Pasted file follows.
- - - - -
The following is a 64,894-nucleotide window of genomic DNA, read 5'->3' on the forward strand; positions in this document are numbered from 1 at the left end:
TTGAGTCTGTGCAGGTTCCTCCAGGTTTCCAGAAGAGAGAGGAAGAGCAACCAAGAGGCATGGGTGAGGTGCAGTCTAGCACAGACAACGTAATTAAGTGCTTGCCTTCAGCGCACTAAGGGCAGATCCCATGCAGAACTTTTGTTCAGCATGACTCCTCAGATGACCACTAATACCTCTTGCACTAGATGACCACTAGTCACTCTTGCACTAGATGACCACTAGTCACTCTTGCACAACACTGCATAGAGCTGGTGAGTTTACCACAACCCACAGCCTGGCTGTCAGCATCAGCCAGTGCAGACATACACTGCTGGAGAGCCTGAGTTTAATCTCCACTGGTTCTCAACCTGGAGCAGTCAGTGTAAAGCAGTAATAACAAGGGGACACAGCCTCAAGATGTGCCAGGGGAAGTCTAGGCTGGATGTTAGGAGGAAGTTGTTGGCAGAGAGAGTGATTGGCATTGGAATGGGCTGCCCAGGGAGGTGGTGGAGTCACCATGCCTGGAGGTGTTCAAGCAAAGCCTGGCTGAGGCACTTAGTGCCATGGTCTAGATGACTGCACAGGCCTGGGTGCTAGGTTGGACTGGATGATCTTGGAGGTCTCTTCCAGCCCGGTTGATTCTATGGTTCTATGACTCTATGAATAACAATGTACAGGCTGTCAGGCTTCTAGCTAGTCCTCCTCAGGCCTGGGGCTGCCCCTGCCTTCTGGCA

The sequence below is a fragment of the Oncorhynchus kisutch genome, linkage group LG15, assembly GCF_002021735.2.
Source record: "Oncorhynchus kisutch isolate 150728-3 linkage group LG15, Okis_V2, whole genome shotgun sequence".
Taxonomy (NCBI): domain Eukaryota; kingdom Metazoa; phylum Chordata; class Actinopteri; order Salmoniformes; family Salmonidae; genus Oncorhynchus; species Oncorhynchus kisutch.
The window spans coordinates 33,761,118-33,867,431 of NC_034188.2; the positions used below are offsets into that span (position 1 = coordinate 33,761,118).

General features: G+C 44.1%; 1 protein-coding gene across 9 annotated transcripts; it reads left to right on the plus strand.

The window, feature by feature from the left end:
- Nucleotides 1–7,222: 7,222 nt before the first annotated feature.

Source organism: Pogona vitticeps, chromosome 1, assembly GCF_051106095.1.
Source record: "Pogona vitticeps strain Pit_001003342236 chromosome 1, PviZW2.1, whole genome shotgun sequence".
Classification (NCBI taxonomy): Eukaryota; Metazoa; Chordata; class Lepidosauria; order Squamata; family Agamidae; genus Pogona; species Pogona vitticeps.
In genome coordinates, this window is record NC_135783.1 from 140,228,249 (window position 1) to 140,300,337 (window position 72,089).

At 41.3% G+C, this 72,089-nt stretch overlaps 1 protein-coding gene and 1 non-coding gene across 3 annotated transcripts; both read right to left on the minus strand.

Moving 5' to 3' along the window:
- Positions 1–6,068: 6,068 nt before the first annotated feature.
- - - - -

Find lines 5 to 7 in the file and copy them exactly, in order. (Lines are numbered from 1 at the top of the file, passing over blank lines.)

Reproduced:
Taxonomy (NCBI): domain Eukaryota; kingdom Metazoa; phylum Chordata; class Actinopteri; order Salmoniformes; family Salmonidae; genus Oncorhynchus; species Oncorhynchus kisutch.
The window spans coordinates 33,761,118-33,867,431 of NC_034188.2; the positions used below are offsets into that span (position 1 = coordinate 33,761,118).

General features: G+C 44.1%; 1 protein-coding gene across 9 annotated transcripts; it reads left to right on the plus strand.